Keep in mind that today’s results reflect pending sales that largely preceded the significant economic shocks experienced during September and October and that, as has been widely reported, many regions are experiencing significant numbers failed home purchases (buyer cannot secure financing) primarily as a result of more stringent lending standards.
As usual, NAR Senior Economist Laurence Yun continues his self-interested spin invoking the old 2006 line that the current results indicate that we are in a “broad period of stabilization”.
“The month-to-month weakening in pending home sales is understandable, but because the index remains above year-ago levels it means we’re still in a broad period of stabilization,”
The following chart shows the national pending homes sales index since 2005 compared monthly. Notice that each year, the months value is decreasing fairly consistently (click for larger version).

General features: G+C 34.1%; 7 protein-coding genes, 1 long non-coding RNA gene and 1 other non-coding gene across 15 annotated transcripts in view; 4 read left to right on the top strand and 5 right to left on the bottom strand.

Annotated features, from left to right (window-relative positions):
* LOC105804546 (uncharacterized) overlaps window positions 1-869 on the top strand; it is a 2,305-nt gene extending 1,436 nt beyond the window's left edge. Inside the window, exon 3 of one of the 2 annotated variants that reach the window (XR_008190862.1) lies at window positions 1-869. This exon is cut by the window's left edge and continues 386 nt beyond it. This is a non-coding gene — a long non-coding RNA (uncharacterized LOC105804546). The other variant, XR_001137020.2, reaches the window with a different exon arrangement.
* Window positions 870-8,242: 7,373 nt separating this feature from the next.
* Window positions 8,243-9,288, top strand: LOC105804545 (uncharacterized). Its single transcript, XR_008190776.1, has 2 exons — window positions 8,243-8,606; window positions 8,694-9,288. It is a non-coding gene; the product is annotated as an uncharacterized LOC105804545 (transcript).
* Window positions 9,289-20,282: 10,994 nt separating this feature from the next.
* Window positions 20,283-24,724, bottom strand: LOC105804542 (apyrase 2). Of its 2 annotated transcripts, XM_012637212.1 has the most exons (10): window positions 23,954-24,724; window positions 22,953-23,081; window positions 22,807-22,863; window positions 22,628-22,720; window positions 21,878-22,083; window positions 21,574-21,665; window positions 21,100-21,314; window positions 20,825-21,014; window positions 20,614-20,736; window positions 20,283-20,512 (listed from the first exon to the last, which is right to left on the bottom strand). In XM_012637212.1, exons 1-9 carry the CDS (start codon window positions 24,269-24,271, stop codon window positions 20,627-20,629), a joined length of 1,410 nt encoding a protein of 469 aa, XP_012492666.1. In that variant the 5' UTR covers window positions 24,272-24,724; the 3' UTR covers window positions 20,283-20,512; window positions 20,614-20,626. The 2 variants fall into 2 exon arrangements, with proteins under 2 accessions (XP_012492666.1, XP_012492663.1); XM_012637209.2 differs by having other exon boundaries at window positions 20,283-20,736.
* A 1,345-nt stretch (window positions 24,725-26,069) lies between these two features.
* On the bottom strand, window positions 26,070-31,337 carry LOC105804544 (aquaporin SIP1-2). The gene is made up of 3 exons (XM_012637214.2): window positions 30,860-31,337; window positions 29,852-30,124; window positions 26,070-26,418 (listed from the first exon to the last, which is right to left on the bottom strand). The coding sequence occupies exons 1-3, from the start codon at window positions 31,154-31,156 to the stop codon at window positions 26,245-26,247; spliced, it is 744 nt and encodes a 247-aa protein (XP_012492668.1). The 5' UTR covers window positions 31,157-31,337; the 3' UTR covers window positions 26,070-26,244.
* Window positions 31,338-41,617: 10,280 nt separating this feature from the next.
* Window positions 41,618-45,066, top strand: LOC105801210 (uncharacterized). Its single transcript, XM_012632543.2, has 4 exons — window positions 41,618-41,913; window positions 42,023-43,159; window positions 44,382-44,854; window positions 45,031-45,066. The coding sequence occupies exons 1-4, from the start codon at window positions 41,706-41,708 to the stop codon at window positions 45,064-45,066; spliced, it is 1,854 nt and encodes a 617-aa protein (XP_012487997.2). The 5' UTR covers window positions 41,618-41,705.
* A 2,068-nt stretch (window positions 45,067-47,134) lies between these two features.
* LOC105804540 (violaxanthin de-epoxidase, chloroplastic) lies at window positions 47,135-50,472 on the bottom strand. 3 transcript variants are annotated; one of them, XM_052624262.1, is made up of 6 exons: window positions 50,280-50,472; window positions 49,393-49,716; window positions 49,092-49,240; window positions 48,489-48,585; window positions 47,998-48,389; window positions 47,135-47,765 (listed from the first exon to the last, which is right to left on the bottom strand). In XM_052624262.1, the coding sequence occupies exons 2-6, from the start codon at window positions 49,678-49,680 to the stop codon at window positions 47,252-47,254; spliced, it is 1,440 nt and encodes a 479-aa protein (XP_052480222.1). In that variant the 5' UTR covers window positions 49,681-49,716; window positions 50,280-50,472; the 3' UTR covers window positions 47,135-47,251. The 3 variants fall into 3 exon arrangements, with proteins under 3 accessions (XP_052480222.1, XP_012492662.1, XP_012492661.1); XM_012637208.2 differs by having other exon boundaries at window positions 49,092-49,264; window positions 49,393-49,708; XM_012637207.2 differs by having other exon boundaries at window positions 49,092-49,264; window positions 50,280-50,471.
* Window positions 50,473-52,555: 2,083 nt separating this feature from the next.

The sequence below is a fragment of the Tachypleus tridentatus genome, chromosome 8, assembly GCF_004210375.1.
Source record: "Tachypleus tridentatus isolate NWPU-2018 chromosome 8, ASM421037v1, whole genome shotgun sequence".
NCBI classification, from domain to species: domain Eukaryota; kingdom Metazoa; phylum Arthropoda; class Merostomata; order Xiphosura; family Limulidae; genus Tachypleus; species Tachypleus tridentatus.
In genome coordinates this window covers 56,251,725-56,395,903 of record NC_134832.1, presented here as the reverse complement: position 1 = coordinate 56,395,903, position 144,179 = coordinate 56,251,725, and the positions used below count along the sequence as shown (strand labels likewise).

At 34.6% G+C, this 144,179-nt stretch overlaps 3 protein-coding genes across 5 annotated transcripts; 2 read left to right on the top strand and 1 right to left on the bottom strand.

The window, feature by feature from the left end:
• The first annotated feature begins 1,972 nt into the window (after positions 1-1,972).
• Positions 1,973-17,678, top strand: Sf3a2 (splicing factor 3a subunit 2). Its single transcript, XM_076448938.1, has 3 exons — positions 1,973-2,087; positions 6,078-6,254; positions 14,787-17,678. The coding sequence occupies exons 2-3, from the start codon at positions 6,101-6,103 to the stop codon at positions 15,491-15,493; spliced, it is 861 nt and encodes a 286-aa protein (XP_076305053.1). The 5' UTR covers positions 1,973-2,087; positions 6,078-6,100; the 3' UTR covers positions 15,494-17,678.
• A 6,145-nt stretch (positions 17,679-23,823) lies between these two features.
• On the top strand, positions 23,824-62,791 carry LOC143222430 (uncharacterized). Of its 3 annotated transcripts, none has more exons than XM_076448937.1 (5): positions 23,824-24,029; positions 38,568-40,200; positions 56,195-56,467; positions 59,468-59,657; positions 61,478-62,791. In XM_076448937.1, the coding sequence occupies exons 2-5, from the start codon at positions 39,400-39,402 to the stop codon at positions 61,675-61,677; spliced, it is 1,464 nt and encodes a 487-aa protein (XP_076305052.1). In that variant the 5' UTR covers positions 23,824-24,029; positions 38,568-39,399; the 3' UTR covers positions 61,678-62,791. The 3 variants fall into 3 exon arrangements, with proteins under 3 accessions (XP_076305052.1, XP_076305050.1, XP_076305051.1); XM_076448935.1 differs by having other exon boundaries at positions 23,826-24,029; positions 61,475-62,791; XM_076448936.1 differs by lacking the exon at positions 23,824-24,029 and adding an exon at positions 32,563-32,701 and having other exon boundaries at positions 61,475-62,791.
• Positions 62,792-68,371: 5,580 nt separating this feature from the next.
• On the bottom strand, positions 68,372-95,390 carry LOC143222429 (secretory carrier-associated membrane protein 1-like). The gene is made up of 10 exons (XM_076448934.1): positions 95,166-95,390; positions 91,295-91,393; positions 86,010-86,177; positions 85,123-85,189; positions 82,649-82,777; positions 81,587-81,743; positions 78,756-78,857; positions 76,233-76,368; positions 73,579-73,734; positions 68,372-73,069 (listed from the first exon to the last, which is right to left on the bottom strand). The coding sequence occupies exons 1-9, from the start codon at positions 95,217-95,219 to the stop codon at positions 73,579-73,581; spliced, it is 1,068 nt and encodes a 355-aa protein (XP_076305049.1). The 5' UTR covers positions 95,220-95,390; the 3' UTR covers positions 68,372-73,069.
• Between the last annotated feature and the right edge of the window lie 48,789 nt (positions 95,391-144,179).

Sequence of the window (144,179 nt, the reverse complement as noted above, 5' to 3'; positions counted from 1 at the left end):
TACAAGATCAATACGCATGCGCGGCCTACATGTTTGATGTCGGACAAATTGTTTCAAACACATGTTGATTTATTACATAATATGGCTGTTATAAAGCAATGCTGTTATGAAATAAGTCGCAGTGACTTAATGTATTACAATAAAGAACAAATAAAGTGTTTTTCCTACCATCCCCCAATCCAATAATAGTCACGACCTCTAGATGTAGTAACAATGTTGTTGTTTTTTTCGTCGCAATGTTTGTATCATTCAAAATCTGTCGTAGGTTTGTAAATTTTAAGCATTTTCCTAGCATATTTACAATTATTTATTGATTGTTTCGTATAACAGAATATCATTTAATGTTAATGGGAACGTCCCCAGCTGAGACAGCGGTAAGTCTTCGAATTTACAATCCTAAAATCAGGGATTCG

The following chart shows the national pending home sales index along with the percent change on a year-over-year basis as well as the percent change from the peak set in 2005 (click for larger version).
Note that in the above charts, I had to use the Not Seasonally Adjusted (NSA) data series as NAR changed the methodology for their Seasonally Adjusted (SA) series a while back and never republished the numbers.
Look at September’s seasonally adjusted pending home sales results and draw your own conclusion:
- Nationally the index was up 1.6% as compared to September 2007.
- The Northeast region declined 9.4% as compared to September 2007.
- The Midwest region declined 3.1% as compared to September 2007.
- The South region was down 11.3% as compared to September 2007.
- The West region was up 39.5% as compared to September 2007.